Before you can take your checkride, you must pass a written exam. These days that pretty much means going to a computerised testing center. The test is multiple choice, there are study guides available that give you the answers, and passing grade is a 70. Piece of cake.
Assuming you pass your written test, and your flight instructor thinks you are ready for the checkride, you will be signed off to take a combination oral and flight test with either an FAA examiner, or more likely a Designated Examiner who is a person who does not work for the FAA, but has been designated as having enough experience to judge whether you make the grade or not.
The length of the exams are pretty much up to the examiner. Supposedly you will only be tested on subjects called out in the "Practical Test Standards" (which you should get a copy of) but in reality most examiners use that as a bare minimum and will ask you plenty of questions that are not in the PTS. One to two hours of oral exam and an hour of flying is pretty typical for the designated examiner we send most of our student pilots to.
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An example would be cross country flight. As a non-student pilot, you have to receive 3 hours of flight instruction in cross country flight before you can take the checkride. However, you do not have to be "signed off" for cross country flight the way a student pilot does. Once you have been signed off for solo flight in a category and class, you can do just about anything except carry passengers. You could technically fly cross country before receiving your 3 hours of dual cross country. I know it sounds weird, but you are a rated pilot and the FAA will let you get away with a lot that a student pilot cannot.
In general, you should plan on spending 40 hours of dual and 15 hours of solo to get your helicopter add-on. Probably 98% of our add-on students do it plus-or-minus 5 hours from that figure.
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To visit each school, call them up and make an appointment to meet with the owner/president. You will usually have an easier time getting an appointment during the week, rather than on the weekend. Tell them you'd like to meet them to hear about the school, their training program, and why you might want to train with them.
Meet with the owner/president, look the facilities over, look the aircraft over, get at least the following information:
Ask to talk to a couple of the instructors. You may have to come back if they are all flying at the time. Ask leading questions, such as whether the instructor enjoys working at the school, whether the management is difficult to work for, is the maintenance good, are the helicopters all in good shape. The way the instructor answers is as important as what he/she says... If the owner told you it would take "X" hours and "Y" dollars to get your rating, ask the instructor whether those estimates are reasonable or not. Don't say the owner quoted them, just ask, "do you think I could get my rating in "X" hours for "Y" dollars?". If there is a big discrepency between what the owner said and what the instructor says, you might want to be extra careful. Ask the instructor what the pass fail ratio for the school is. Again, compare it to what the owner says.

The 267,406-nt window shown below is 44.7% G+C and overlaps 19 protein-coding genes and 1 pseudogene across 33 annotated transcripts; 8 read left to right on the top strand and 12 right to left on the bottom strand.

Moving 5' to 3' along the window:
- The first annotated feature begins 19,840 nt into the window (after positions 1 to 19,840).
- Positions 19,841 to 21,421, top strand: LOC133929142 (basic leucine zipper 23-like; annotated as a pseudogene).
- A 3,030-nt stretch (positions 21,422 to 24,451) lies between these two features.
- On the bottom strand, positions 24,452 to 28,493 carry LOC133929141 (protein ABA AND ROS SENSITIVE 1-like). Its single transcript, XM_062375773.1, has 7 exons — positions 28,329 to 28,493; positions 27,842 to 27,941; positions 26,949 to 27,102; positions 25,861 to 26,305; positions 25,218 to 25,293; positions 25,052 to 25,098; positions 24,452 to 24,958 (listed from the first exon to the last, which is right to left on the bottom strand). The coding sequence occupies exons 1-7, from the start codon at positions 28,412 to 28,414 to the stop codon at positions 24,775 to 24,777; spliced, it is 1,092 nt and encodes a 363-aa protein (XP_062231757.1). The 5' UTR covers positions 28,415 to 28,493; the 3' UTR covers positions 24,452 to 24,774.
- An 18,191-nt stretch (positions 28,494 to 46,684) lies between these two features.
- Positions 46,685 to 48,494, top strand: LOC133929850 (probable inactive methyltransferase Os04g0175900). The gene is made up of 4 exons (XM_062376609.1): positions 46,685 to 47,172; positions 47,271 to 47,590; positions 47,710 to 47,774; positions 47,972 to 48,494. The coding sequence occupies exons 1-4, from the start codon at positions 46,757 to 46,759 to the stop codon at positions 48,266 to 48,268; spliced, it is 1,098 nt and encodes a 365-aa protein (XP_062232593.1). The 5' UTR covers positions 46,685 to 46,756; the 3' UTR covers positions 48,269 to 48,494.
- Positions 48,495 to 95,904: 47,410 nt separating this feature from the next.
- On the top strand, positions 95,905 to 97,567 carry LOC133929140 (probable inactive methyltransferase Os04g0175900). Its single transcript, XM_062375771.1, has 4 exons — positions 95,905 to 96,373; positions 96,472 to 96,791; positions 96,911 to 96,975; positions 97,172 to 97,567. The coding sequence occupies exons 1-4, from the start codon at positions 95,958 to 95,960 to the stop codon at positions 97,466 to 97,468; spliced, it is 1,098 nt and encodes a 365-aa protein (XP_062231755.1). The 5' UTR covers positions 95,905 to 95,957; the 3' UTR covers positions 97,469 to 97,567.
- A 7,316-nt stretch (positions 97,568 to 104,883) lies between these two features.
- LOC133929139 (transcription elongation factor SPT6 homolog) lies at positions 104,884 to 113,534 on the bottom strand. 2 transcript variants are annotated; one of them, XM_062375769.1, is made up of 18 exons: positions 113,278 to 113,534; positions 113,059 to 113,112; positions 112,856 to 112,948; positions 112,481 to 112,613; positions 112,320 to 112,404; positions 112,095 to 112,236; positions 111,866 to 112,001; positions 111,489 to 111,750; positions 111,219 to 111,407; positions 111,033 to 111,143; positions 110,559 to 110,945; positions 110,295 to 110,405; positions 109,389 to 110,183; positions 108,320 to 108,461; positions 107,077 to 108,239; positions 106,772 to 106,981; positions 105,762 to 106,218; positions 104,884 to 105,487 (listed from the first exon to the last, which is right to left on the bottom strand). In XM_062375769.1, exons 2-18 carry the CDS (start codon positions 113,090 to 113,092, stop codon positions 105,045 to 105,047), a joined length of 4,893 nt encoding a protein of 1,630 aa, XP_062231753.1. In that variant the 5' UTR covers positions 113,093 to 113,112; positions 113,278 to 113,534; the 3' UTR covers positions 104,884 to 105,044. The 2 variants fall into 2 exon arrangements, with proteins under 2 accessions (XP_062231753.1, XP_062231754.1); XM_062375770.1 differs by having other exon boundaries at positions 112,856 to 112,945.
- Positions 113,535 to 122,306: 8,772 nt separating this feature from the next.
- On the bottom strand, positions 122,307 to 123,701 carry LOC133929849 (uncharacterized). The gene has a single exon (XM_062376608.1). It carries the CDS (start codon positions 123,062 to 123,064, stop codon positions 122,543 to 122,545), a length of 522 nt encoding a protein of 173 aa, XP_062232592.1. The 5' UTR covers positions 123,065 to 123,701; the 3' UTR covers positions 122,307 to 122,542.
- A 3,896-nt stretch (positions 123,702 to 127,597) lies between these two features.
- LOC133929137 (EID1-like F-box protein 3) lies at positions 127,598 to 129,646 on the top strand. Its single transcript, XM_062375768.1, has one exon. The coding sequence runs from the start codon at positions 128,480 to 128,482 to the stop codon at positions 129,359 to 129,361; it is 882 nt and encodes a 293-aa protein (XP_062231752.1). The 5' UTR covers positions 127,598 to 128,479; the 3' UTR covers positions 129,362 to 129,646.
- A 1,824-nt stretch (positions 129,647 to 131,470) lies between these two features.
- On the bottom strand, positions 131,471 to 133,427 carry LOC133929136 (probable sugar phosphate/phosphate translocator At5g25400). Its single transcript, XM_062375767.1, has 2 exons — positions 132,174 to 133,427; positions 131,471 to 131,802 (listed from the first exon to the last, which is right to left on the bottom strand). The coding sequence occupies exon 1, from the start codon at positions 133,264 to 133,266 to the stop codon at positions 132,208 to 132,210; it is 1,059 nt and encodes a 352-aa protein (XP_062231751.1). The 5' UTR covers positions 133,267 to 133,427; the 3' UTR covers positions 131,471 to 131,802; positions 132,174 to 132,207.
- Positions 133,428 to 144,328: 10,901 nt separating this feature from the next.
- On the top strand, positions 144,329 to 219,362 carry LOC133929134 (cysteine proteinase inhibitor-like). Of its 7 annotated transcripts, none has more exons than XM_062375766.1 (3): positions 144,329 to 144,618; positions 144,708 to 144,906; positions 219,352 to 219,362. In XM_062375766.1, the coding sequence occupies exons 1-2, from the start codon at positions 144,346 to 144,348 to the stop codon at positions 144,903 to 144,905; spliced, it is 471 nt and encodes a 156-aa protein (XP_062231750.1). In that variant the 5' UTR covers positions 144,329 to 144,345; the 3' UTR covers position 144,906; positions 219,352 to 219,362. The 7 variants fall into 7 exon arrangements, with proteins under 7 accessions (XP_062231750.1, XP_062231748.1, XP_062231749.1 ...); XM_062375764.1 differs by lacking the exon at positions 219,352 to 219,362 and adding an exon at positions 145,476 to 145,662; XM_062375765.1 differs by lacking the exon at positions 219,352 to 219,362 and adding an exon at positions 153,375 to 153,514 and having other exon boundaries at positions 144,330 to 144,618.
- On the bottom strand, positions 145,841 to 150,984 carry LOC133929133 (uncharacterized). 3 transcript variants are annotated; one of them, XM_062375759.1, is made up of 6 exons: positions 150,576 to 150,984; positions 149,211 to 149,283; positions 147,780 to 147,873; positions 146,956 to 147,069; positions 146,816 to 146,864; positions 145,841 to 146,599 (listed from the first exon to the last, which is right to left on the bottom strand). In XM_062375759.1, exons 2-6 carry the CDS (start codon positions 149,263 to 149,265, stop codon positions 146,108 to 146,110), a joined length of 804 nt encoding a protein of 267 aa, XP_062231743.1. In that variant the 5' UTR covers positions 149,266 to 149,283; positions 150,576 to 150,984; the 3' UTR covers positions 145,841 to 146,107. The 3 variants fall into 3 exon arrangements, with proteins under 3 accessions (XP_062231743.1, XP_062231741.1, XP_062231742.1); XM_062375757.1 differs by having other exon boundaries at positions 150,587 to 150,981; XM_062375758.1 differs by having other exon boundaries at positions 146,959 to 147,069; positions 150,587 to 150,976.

After the tour, thank everyone for their time, leave, and write down pertinent information. Organize it with any materials they give you, and go through the same process at each of the schools you've located.
When it comes to making the final decision, first of all make sure you are comparing apples to apples. Don't price shop two schools and compare FAA minimum rates to "typical" rates. Compare minimum to minimum or typical to typical. Generally an FAA Part 141 approved school will be better organized than a non-141 school, but this is only a very general guideline. However, a non-141 school should have a syllabus showing lesson plans, number of hours, etc. I'd be wary of a school that didn't have a syllabus. If the school's insurance company doesn't waive subrogation, you could be responsible for the entire worth of the helicopter if there is an accident during training or rental. Factor in the price of renter's insurance when you determine cost of flying at that school.